America Acknowledges Existence of Mysterious 'Area 51' Test Base
By Tom Porter | August 18, 2013 1:44 AM EST
For decades, the top secret US military base Area 51 has obsessed the world's UFO-logists and conspiracy theorists.
Scores of people claim to have spotted strange craft hovering over the Nevada desert base and some believing that a flying saucer and its alien occupants were taken there after crash landing at Roswell, New Mexico, in 1947.
Now, for the first time, the US government has acknowledged the existence of Area 51 in a recently declassified internal history of the U-2 spy plane programme, but to the likely disappointment of legions of UFO aficionados, makes no mention of captured spacecraft or visitors from outer space.
The information was acquired after a public records request by the National Security Archive at George Washington University in Washington DC.
Many of the documents were made public in 1998, but were heavily redacted.
The report reveals that the site by Groom Lake was acquired by the government in 1955, with the purchase order personally signed by president Dwight D Eisenhower.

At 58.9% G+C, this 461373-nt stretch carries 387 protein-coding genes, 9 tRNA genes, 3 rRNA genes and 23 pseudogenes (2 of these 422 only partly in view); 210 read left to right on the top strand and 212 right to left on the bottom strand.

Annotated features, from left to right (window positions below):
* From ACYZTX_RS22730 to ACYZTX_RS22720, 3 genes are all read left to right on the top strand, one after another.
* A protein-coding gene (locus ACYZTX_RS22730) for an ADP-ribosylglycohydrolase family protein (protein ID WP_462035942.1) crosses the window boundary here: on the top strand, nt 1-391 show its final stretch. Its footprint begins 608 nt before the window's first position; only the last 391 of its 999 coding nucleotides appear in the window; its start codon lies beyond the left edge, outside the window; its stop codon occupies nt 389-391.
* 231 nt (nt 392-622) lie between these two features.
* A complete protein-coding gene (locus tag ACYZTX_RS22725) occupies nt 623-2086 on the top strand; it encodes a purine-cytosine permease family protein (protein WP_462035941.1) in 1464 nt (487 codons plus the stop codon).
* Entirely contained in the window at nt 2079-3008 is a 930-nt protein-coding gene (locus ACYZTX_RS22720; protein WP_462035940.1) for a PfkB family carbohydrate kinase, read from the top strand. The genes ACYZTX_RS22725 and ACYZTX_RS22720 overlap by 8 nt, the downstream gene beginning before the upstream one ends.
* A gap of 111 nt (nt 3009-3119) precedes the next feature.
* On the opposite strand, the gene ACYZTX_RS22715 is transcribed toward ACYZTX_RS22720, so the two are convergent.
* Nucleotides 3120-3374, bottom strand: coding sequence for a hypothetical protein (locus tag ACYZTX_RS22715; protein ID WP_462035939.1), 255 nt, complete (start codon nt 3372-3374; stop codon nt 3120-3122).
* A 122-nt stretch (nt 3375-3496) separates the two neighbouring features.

CIA and US Air Force bosses proposed the location for its remoteness and proximity to a nuclear testing facility after scouting it from the air.
It was originally named Paradise Ranch, later shortened to The Ranch, to make the arid site more appealing to managers and workers on top secret aircraft programmes.
Pilots were flown in to start testing prototypes of the U2, and the authors of the history write that shortly after there was "a tremendous increase in reports of UFOs".
"At this time, no one believed manned flight was possible above 60,000 feet, so no one expected to see an object so high in the sky," note authors Gregory Pedlow and Donald Welzenbach.
The U-2 was absolutely top secret," Chris Pocock, a British defence journalist and author of histories of the programme, told the BBC.
"They had to hide everything about it."
Other top-secret aircraft tested there included the supersonic reconnaissance A-12 aircraft, code-named OXCART, and the F-117 stealth ground-attack jet, archive senior fellow Jeffrey Richelson, who requested the redactions to be lifted, told Reuters.
"It's the first time that there must have been a senior-level decision to acknowledge the term 'Area 51' and its specific location," said Richelson.
"What readers of the CIA study will find is that CIA tests its U-2 and A-12 reconnaissance aircraft at the site in Nevada sometimes referred to as 'Area 51,'" CIA spokesman Edward Price said. "What readers won't find are any references to aliens or other conspiracy theories best left to the realm of science fiction."
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